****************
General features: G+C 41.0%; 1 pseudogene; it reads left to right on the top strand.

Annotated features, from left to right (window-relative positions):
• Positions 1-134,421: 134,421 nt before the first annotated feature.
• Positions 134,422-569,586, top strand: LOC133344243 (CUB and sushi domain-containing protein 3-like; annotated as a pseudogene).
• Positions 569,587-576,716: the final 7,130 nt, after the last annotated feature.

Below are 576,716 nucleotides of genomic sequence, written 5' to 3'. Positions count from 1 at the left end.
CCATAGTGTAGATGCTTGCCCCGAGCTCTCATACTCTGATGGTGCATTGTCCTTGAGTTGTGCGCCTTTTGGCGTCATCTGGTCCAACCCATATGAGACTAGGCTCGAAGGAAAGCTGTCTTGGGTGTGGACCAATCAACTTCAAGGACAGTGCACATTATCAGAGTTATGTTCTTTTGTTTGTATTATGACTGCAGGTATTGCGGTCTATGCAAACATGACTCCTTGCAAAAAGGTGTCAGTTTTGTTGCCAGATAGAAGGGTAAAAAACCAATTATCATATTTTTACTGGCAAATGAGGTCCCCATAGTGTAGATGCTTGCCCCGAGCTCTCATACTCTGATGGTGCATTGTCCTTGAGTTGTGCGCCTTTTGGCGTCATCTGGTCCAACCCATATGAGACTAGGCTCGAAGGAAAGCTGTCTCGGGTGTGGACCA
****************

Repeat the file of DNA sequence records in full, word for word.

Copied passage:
General features: G+C 41.0%; 1 pseudogene; it reads left to right on the top strand.

Annotated features, from left to right (window-relative positions):
• Positions 1-134,421: 134,421 nt before the first annotated feature.
• Positions 134,422-569,586, top strand: LOC133344243 (CUB and sushi domain-containing protein 3-like; annotated as a pseudogene).
• Positions 569,587-576,716: the final 7,130 nt, after the last annotated feature.

Below are 576,716 nucleotides of genomic sequence, written 5' to 3'. Positions count from 1 at the left end.
CCATAGTGTAGATGCTTGCCCCGAGCTCTCATACTCTGATGGTGCATTGTCCTTGAGTTGTGCGCCTTTTGGCGTCATCTGGTCCAACCCATATGAGACTAGGCTCGAAGGAAAGCTGTCTTGGGTGTGGACCAATCAACTTCAAGGACAGTGCACATTATCAGAGTTATGTTCTTTTGTTTGTATTATGACTGCAGGTATTGCGGTCTATGCAAACATGACTCCTTGCAAAAAGGTGTCAGTTTTGTTGCCAGATAGAAGGGTAAAAAACCAATTATCATATTTTTACTGGCAAATGAGGTCCCCATAGTGTAGATGCTTGCCCCGAGCTCTCATACTCTGATGGTGCATTGTCCTTGAGTTGTGCGCCTTTTGGCGTCATCTGGTCCAACCCATATGAGACTAGGCTCGAAGGAAAGCTGTCTCGGGTGTGGACCA